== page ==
Toronto physician Sharon Baltman, 66, treats her patients by listening.
Author of the memoir Escape from the Bedside, Baltman takes us on the journey of her decision to go to medical school until she ultimately gave up being a general practitioner so she would have more time for her patients.
Currently maintaining her two-day-a- week psychotherapy practice, Baltman, who is divorced with one daughter, told The CJN that she escaped “from the ivory tower of the hospital into private psychotherapy practice in order to listen closely to my patients, and hear their stories.”
She said that when she first announced her plans to enter pre-med at University of Toronto, she was told she’d never be a doctor, “because of her long painted fingernails, her big breasts, and the ‘three Ms – marriage, motherhood and medicine.’”
She persevered, however, and went into emergency medicine, then family practice.
“I left emergency medicine because I didn’t have enough time for my patients. I barely met [them] and rarely saw them a second time.”
She switched to a general practice, she said, “so I would have longer-term connections, but ran out of time trying to deal with both the physical and emotional needs [of the patients.]
“In order to hear more about people’s lives, and what made them tick, I finally chose full-time psychotherapy work so I could have time to listen to their tales in a quiet, un-rushed venue. I chose not to be a psychiatrist, because I did not want to go through another residency.”
While she started with classic Freudian analytic work, she said, she later moved to cognitive behavioural therapy, “to teach patients to deal with the here and now in a concrete way – to reframe their thoughts more positively, and to find the grey zone between the black and white extremes of life.”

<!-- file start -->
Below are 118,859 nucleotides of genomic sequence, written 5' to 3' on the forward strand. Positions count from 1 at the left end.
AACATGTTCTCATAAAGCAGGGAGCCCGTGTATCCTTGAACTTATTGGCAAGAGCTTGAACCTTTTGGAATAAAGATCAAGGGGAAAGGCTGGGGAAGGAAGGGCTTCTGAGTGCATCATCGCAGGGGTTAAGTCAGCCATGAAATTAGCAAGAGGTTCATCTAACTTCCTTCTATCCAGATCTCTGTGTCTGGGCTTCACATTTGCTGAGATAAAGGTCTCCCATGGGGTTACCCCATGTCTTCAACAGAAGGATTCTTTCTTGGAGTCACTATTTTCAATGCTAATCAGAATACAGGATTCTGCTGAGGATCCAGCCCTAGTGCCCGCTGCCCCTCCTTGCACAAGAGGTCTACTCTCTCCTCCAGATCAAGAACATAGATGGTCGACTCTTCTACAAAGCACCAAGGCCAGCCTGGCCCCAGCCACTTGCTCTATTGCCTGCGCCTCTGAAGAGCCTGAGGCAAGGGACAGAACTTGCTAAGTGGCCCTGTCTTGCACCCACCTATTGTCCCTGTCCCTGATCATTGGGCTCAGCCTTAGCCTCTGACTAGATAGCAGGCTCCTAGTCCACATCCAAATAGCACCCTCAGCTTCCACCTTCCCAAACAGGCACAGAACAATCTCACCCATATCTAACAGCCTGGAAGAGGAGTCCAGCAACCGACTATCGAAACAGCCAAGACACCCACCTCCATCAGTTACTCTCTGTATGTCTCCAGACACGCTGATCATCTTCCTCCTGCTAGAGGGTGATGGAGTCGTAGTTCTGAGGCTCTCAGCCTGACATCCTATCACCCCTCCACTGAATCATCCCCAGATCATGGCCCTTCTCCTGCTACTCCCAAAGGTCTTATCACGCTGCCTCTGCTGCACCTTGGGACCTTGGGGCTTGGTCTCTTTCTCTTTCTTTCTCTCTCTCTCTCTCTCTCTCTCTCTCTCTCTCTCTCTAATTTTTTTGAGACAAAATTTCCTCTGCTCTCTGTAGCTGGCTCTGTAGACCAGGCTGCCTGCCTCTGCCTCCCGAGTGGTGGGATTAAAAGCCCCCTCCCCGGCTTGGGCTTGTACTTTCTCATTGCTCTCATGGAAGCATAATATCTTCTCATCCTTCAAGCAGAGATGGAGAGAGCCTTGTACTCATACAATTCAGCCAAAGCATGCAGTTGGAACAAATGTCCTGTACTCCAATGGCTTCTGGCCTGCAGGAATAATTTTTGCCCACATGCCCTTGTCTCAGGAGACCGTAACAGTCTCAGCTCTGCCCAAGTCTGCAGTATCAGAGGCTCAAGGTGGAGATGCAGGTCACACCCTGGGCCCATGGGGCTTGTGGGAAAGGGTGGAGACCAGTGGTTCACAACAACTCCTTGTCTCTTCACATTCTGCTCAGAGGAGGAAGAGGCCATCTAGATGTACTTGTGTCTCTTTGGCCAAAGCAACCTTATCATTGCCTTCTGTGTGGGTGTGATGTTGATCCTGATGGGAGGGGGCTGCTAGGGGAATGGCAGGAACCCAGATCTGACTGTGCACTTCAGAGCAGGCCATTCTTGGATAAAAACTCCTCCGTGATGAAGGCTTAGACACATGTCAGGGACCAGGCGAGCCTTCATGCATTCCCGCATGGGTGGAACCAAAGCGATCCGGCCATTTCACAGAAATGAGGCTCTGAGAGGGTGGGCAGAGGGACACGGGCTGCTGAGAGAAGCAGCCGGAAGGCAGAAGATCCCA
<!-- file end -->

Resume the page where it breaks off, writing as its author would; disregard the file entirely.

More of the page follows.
It’s only in the last 10 years, Baltman said, that medical schools have trained doctors in narrative medicine, a method whereby physicians do not merely treat medical problems, but take into account the specific psychological and personal history of the patient.
“It is a way of listening closely to patients’ stories about their illness. Instead of asking ‘where is your pain,’ narrative medicine has physicians asking patients to tell them what they need to know about them. By telling us a story, we get a lot more information about [our patients] and their illness.”
For example, she said, if someone comes in complaining of chest pains, “a doctor typically asks where, for how long, and if they’ve had it before. With narrative medicine, the doctor keeps interrogating until they get the whole story. Maybe it’s stress-related, maybe it happens after a certain activity. They try to dig into the story.”
Patient care is much better, said Baltman, if physicians know everything that is going on. “On the [other hand], patients feel heard. An important piece of narrative medicine is that everyone is humanized.”
She said that many doctors have been practising narrative medicine for years, “but now it is an important part of medical school curriculum. When students learn about eye disease, they may also read a story about someone losing their vision so students get an idea of what the patient is going through. They learn about a patient’s experience by reading about them.”
Baltman said that in retrospect, her career was headed to her current practice from the beginning. “My career took me here because I wanted to listen. Now I have the opportunity to talk to my patients.”